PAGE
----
The Buddha describes how the development and making a big thing of the idea of their being nothing attractive in the body, the disgusting nature of food, the thought of distaste for the world, the perception of impermanance in everything that has been own-made, and the establishment in mind of the thought of death has its fruition in freedom of heart and the advantages of freedom of heart and freedom of wisdom and the advantages of freedom of wisdom.
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Index to available translations: AN 5.71
In this sutta similes are given for such fruit and advantages: lifting the barrier (for letting go blindness), filling the moat (for ending rebirth; you need to see this from the point of view of a conqueror), pulling up the piller (for getting rid of thirst; the piller that supports the structure), withdrawing the bolts (for having broken the five fetters that bind one to the lower births; the bolts that lock the door of escape), being an Aristocrat that "lowered his standard" (dipped his battle flag as a sign of surrender) and dropped the burden (an image that goes against the grain but here standing for giving up the battle to asert a self, for he has let go of the mental derangement: 'I am!').
An interesting thing to note about this sutta is that these are all things which are to be 'pahīnā', 'let go'.
Letting go is a thing that is accomplished by no longer keeping a grip on.
It just requires stopping.
Hold an egg in your hand and then relax all the muscles of your arm and hand.
What struggle is involved is not a matter of acquiring something, it is a matter of dealing with one's reluctance to stop indulging in participation.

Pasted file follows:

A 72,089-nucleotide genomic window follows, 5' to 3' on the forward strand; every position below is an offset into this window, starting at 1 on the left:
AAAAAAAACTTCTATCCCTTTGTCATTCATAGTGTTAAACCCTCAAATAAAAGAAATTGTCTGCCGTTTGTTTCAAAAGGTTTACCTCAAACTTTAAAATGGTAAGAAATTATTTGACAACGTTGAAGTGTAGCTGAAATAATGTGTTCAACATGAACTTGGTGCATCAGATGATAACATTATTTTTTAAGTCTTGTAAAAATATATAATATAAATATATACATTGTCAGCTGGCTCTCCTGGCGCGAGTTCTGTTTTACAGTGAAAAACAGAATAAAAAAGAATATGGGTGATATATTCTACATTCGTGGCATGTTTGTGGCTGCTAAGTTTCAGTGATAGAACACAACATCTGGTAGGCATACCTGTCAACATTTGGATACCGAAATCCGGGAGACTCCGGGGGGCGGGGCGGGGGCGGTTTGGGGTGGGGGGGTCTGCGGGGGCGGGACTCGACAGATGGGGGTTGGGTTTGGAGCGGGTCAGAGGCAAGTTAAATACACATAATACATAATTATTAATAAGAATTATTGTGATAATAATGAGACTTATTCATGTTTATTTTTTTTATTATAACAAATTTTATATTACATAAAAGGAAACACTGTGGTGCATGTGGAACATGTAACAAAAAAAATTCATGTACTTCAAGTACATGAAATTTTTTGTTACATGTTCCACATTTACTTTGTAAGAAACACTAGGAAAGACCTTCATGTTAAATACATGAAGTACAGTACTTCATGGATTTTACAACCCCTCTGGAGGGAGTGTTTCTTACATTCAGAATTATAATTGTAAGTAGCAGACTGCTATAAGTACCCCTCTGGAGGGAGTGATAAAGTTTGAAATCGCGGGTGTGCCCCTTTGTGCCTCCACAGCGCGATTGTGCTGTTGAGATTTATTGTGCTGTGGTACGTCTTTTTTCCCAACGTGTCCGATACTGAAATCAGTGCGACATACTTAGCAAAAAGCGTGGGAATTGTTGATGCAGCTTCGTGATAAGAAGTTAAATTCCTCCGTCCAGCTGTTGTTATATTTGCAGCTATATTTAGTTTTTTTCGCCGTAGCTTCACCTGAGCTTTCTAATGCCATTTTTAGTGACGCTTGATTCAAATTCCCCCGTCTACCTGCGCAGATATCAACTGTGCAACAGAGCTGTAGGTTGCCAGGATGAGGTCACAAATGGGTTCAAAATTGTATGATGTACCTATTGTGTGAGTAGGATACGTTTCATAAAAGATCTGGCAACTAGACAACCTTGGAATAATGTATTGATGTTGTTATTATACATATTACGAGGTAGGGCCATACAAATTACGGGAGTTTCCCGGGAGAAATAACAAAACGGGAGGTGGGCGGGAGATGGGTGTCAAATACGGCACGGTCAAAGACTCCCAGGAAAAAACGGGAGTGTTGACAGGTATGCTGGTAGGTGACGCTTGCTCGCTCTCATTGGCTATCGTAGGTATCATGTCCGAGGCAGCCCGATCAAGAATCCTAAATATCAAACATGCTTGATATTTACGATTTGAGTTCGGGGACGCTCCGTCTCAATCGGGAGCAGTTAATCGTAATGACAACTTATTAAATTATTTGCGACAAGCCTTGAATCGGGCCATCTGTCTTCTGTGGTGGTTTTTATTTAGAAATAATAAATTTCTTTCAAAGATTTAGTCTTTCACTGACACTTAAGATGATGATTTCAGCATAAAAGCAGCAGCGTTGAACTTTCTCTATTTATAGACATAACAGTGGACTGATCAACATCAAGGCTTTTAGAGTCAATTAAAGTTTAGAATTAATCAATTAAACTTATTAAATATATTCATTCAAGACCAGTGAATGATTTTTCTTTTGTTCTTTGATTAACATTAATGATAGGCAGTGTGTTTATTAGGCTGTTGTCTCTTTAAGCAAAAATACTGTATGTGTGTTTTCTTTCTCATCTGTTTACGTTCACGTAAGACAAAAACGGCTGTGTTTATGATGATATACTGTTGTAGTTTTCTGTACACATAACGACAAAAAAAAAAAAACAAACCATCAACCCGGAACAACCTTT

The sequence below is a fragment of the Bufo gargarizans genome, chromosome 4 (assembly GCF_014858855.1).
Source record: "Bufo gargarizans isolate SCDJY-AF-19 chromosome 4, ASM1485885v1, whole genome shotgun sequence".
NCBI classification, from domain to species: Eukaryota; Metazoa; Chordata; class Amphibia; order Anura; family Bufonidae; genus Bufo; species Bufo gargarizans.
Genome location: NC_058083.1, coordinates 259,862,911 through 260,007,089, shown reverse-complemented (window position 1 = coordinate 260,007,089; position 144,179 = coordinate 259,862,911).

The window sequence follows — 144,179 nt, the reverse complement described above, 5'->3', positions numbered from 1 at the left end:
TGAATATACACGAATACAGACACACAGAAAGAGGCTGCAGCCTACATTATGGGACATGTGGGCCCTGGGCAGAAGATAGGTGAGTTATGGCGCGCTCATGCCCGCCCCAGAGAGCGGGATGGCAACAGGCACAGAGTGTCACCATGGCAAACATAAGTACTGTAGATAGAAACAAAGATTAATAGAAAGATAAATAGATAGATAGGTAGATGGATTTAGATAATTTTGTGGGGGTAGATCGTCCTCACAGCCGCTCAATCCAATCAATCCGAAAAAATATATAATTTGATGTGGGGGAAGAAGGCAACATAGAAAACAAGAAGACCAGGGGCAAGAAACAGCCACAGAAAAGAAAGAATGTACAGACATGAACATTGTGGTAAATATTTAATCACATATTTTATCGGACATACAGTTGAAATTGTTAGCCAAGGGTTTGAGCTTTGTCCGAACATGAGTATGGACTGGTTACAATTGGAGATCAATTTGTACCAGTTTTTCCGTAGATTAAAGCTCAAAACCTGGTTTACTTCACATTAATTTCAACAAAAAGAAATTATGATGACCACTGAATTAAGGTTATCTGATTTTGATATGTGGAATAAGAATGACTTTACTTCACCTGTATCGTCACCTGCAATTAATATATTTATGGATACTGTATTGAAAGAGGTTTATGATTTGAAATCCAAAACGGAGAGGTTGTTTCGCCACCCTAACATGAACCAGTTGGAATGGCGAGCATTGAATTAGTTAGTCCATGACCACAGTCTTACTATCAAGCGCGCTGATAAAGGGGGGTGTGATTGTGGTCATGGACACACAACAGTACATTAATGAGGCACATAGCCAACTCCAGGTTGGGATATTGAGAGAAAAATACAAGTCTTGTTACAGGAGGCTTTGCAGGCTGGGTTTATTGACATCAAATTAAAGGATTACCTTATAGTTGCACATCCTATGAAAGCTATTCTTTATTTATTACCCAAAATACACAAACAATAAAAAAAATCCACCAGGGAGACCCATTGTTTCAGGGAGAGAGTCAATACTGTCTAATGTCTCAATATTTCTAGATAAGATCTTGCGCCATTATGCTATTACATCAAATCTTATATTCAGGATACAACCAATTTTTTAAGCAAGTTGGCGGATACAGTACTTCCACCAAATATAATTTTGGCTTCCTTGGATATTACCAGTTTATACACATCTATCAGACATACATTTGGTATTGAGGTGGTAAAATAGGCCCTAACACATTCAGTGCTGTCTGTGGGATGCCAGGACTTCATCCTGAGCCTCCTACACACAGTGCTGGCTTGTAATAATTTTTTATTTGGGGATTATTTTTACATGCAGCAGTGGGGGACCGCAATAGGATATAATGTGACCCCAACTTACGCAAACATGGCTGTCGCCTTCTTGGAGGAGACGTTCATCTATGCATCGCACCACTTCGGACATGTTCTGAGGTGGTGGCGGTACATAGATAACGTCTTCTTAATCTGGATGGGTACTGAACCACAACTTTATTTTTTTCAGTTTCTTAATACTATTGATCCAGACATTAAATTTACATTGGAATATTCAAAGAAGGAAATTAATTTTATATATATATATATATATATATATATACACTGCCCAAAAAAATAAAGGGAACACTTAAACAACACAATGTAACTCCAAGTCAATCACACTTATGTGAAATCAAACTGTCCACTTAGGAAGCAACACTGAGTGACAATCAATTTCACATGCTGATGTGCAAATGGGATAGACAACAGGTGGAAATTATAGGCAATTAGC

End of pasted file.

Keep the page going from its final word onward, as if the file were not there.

The implication is virtually identical to the Buddha-nature of the Zen Buddhists and Mahayanists, that is, that awakening occurs at the point when one is rid of obstructions, but with the all-important difference that in the Zen/Mahayanist way of thinking this is a state that is achieved, and by an individual, rather than a state revealed by abandoning individuality, and consequently it is a state that has become and therefore it is a state which will come to an end.
Said another way the pure mind is held to be a possession of the individual by the Zen/Mahayanist, whereas here the pure mind is obstructed by individuality.
One can see the difference in the thinking of the two if one looks at the behavior of the individuals. The Zen/Mahayanist sees no conflict with Awakening in breaches of morality, self-control or holding on to ideas of existence and non-existence whereas Gotama's emphasis on training in these areas reflects the fact that it is with breaches of morality and self control that points of view manifest themselves as individualities.